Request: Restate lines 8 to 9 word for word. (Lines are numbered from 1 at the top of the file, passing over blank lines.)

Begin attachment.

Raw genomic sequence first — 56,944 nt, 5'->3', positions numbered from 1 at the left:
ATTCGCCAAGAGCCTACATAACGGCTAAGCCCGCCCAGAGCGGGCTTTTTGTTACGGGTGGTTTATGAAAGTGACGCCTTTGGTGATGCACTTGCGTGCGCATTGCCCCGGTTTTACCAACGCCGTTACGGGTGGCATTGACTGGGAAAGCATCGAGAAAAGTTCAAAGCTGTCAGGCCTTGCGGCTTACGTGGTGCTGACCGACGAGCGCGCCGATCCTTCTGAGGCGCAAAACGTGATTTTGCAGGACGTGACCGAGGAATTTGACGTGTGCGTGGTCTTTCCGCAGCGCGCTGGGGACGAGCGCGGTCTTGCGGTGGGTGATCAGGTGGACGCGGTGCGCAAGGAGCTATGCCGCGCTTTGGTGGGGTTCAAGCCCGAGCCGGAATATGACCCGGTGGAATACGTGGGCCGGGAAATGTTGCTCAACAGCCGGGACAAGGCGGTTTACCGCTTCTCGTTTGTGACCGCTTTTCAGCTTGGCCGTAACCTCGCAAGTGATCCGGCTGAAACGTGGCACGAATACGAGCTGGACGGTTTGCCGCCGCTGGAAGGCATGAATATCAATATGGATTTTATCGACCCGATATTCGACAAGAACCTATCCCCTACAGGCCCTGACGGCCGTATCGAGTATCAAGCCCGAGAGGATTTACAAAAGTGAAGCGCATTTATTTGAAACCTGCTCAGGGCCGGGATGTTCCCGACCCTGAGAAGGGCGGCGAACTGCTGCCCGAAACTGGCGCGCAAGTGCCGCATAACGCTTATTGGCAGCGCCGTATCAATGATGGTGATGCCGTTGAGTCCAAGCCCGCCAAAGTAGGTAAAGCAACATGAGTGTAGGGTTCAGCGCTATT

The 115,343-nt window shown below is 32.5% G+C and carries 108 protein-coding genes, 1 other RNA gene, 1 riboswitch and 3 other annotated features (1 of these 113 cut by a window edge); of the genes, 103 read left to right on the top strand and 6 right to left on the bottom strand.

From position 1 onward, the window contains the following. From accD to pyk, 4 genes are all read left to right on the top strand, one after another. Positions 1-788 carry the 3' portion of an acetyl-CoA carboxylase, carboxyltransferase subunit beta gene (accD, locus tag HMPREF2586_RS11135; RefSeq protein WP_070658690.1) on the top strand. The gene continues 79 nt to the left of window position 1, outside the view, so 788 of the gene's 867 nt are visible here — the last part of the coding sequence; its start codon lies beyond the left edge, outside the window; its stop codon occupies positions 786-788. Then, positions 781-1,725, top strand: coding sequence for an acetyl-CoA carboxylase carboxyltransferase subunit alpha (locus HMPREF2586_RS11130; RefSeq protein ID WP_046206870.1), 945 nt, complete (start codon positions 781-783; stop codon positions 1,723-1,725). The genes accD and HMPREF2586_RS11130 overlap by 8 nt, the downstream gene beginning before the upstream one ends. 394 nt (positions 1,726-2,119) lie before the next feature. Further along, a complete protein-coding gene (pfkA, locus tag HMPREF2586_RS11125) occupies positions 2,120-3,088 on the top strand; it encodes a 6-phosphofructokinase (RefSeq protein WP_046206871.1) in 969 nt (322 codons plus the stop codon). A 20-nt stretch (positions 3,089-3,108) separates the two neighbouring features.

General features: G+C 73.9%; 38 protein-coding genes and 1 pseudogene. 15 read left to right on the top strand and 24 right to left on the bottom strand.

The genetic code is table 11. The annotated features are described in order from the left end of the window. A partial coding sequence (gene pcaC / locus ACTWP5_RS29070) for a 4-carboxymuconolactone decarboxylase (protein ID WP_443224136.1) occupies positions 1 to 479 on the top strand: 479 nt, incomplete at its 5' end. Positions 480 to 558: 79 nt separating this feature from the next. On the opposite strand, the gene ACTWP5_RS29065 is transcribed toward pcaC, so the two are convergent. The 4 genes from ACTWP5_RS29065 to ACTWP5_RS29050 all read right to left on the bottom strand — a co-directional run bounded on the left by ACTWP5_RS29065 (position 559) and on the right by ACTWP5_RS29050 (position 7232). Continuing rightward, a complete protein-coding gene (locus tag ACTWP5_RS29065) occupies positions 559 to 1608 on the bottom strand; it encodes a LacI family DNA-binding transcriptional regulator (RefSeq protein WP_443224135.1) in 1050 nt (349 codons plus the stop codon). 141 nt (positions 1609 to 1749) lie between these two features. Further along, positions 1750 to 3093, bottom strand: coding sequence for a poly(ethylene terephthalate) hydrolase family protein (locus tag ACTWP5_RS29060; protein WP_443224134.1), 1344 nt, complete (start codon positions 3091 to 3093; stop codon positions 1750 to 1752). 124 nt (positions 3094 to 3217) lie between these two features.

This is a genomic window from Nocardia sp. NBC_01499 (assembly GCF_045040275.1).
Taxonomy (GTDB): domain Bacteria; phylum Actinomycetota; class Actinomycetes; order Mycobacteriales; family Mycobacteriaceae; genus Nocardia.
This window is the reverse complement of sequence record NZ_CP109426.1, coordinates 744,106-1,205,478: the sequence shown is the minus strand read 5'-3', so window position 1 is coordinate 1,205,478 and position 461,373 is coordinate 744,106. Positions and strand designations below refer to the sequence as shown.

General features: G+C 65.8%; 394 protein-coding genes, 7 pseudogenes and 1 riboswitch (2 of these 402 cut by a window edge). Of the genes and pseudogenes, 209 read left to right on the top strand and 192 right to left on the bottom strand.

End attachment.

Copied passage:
Taxonomy (GTDB): domain Bacteria; phylum Actinomycetota; class Actinomycetes; order Mycobacteriales; family Mycobacteriaceae; genus Nocardia.
This window is the reverse complement of sequence record NZ_CP109426.1, coordinates 744,106-1,205,478: the sequence shown is the minus strand read 5'-3', so window position 1 is coordinate 1,205,478 and position 461,373 is coordinate 744,106. Positions and strand designations below refer to the sequence as shown.